CLERKE, (CLARKE), Henry I (1621-81), of Enford, Wilts.

Published in The History of Parliament: the House of Commons 1660-1690, ed. B.D. Henning, 1983
Available from Boydell and Brewer



17 May 1661

Family and Education

b. bef. 6 Sept. 1621, 2nd s. of Sir Henry Clarke of Avington, Hants, being 1st s. by 2nd w. Margaret, da. of Richard Percey of Lee Court, Greatham, Hants. m. settlement 7 June 1639 (with £1,000), Isabella, da. of Thomas Warwick, organist of Westminster Abbey, Mdx., at least 5s. 5 other ch. suc. fa. at Enford 1654.1

Offices Held

Major of horse (royalist) by 1646.2

J.p. Wilts. July 1660-d., commr. for assessment Aug. 1660-74, corporations 1662-3, loyal and indigent officers 1662, capt. of militia 1661-?71; freeman, Winchester by 1663, Portsmouth 1675; sub-commr. of prizes, Bristol 1672-3; commr. for recusants, Wilts. 1675; receiver of recusant forfeitures, Norf., Suff., Cambs. and Hunts. 1680-d.3


Four generations of Clerke’s family had served the crown, and in the Civil War his father’s royalist sympathies were unquestionable, but timely advances to the county committee averted sequestration, ‘which saddens the well-affected’. Clerke himself was in arms, finishing the war as a major of horse at the surrender of Oxford, and compounded on his own discovery for clothes and horses worth £30, £100 out on loan and his expectations in Enford, which had been settled on him at his marriage with the sister of Sir Philip Warwick. He was ‘in no manner engaged in the latter war’, and went abroad in 1649, but returned on his father’s death, and ‘on a glimmering of hope’ took part in Penruddock’s rising in association with the 1st Lord Rochester. He was tried for his life, but, to the attorney-general’s chagrin, Warwick’s brother-in-law, a barrister, came down from London to defend him, and he was acquitted, though not released until the following year, and then only on heavy bail. Clerke may have enjoyed Lady Rochester’s interest at Great Bedwyn at the general election of 1661. There was a double return, but Clerke was allowed to take his seat, and no further report was made. He is known to have served on the committee for the uniformity bill and seven others, but probably most of the references in the Journals are to George Clerke. His chief concern was to provide for his large family, for which his income, estimated at £800 p.a. in 1667, was insufficient. One son obtained a post in the alienations office, another became a barrister and a third a don. Clerke’s name appears on both lists of the court party in 1669-71, and on the King’s instructions he was given a pension of £400 p.a. on the excise by 1675. He received the government whip in September, and he was named on the working lists and in Wiseman’s account in December. Shaftesbury marked him ‘thrice vile’, and in A Seasonable Argument he was described as ‘an indigent commissioner of the prizes, [with] a place in the customs house at Bristol worth £200 p.a.’. This last appointment cannot be confirmed, though he may have been given a temporary appointment as compensation for the suppression of the prize office in 1673. He probably handed over the Enford property to his son Henry Clerke II about the same time, when his name ceased to appear on the assessment commissions. He was again noted as a court supporter in both lists in 1678.4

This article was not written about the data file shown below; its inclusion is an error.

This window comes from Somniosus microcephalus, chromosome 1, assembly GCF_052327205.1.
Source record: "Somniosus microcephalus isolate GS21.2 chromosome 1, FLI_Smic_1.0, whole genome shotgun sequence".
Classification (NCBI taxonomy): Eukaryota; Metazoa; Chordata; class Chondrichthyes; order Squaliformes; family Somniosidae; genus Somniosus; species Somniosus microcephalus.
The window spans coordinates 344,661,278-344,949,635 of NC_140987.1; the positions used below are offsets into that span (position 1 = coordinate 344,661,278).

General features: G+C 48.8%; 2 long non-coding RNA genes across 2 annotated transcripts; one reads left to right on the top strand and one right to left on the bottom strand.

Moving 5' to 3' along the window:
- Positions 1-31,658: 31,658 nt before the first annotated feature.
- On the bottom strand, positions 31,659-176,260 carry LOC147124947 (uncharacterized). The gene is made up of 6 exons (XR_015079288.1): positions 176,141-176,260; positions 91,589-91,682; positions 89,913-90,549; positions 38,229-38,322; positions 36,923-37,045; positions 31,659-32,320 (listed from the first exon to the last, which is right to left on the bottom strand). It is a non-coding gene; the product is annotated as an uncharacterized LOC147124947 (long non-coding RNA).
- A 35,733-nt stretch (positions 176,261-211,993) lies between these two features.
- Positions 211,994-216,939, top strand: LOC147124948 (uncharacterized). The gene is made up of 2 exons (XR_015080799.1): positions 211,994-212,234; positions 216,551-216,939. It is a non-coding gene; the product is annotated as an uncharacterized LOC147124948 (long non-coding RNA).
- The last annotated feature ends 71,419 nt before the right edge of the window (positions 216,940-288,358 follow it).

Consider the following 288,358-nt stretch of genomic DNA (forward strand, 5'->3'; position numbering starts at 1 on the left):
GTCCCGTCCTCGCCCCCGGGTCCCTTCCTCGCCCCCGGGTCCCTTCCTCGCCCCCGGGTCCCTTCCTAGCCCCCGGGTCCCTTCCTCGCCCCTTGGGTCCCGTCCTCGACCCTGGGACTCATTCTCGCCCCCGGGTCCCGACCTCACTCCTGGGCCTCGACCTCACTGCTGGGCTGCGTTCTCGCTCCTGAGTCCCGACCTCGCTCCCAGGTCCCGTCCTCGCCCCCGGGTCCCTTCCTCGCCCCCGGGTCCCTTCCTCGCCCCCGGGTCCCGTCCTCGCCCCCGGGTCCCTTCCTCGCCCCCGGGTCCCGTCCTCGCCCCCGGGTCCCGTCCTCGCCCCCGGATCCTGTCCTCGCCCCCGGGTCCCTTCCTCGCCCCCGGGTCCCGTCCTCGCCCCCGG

It is not known whether Clerke stood at the first election of 1679. He was named as a pensioner by (Sir) Stephen Fox in the first Exclusion Parliament, and in July was reported to have ‘spent highly’ at Bedwyn without much prospect of regaining his seat. In June 1680 he was appointed receiver of recusants’ estates in East Anglia, but died in the following year.5

Ref Volumes: 1660-1690

Author: John. P. Ferris


  • 1. Wilts. Arch. Mag. xxiii. 336; Vis. Hants. (Harl. Soc. lxiv), 189; CSP Dom. 1656-7, p. 2; 1671-2, p. 53; Wilts. N. and Q. ii. 534; Al. Ox. 282, 284, 285.
  • 2. CSP Dom. 1654, f. 114.
  • 3. Hoare, Wilts. Salisbury 449; Winchester corp. assembly bk. 5, f. 1; R. East, Portsmouth Recs. 362; CSP Dom. 1671-2, p. 53; 1673, p. 594; Cal. Treas. Bks. vi. 583.
  • 4. G. N. Godwin, Civil War in Hants, 73, 339; Cal. Comm. Comp. 104-5; Wilts. Arch. Mag. xxvi. 357; SP23/74, f. 962; SP23/215/420-3; Thurloe, iii. 308, 371; CSP Dom. 1656-7, p. 2; 1671-2, p. 53; 1673, p. 594; Hoare, Repertorium Wiltonense, 16.
  • 5. HMC Ormonde, n.s. iv. 518; HMC Finch, ii. 55; Cal. Treas. Bks. vi. 583; vii. 207.